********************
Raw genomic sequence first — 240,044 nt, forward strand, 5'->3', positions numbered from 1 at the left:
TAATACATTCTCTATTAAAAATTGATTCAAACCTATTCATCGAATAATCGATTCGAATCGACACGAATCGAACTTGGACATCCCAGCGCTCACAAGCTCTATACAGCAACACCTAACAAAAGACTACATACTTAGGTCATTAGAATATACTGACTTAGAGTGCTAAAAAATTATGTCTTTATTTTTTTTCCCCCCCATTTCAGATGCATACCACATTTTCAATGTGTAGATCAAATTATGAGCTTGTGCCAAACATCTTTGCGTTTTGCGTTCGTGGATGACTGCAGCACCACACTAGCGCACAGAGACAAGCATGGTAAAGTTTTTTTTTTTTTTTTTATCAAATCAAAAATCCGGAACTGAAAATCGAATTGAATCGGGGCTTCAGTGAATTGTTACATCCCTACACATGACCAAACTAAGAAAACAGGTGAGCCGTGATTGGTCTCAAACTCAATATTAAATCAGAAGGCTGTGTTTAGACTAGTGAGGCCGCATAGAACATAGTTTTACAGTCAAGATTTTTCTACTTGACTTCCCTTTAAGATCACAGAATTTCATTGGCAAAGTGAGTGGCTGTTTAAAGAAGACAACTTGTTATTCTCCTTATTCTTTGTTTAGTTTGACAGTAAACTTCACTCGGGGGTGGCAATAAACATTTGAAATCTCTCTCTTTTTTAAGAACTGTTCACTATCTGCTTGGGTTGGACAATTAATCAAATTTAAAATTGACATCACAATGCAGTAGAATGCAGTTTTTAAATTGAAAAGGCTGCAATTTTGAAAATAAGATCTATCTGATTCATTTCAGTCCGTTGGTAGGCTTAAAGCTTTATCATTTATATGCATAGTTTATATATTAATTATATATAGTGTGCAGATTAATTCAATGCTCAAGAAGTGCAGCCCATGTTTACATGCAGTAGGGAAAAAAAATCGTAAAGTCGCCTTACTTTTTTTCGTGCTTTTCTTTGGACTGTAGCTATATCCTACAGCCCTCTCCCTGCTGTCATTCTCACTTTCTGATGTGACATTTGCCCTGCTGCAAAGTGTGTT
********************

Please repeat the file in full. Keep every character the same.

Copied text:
Raw genomic sequence first — 240,044 nt, forward strand, 5'->3', positions numbered from 1 at the left:
TAATACATTCTCTATTAAAAATTGATTCAAACCTATTCATCGAATAATCGATTCGAATCGACACGAATCGAACTTGGACATCCCAGCGCTCACAAGCTCTATACAGCAACACCTAACAAAAGACTACATACTTAGGTCATTAGAATATACTGACTTAGAGTGCTAAAAAATTATGTCTTTATTTTTTTTCCCCCCCATTTCAGATGCATACCACATTTTCAATGTGTAGATCAAATTATGAGCTTGTGCCAAACATCTTTGCGTTTTGCGTTCGTGGATGACTGCAGCACCACACTAGCGCACAGAGACAAGCATGGTAAAGTTTTTTTTTTTTTTTTTATCAAATCAAAAATCCGGAACTGAAAATCGAATTGAATCGGGGCTTCAGTGAATTGTTACATCCCTACACATGACCAAACTAAGAAAACAGGTGAGCCGTGATTGGTCTCAAACTCAATATTAAATCAGAAGGCTGTGTTTAGACTAGTGAGGCCGCATAGAACATAGTTTTACAGTCAAGATTTTTCTACTTGACTTCCCTTTAAGATCACAGAATTTCATTGGCAAAGTGAGTGGCTGTTTAAAGAAGACAACTTGTTATTCTCCTTATTCTTTGTTTAGTTTGACAGTAAACTTCACTCGGGGGTGGCAATAAACATTTGAAATCTCTCTCTTTTTTAAGAACTGTTCACTATCTGCTTGGGTTGGACAATTAATCAAATTTAAAATTGACATCACAATGCAGTAGAATGCAGTTTTTAAATTGAAAAGGCTGCAATTTTGAAAATAAGATCTATCTGATTCATTTCAGTCCGTTGGTAGGCTTAAAGCTTTATCATTTATATGCATAGTTTATATATTAATTATATATAGTGTGCAGATTAATTCAATGCTCAAGAAGTGCAGCCCATGTTTACATGCAGTAGGGAAAAAAAATCGTAAAGTCGCCTTACTTTTTTTCGTGCTTTTCTTTGGACTGTAGCTATATCCTACAGCCCTCTCCCTGCTGTCATTCTCACTTTCTGATGTGACATTTGCCCTGCTGCAAAGTGTGTT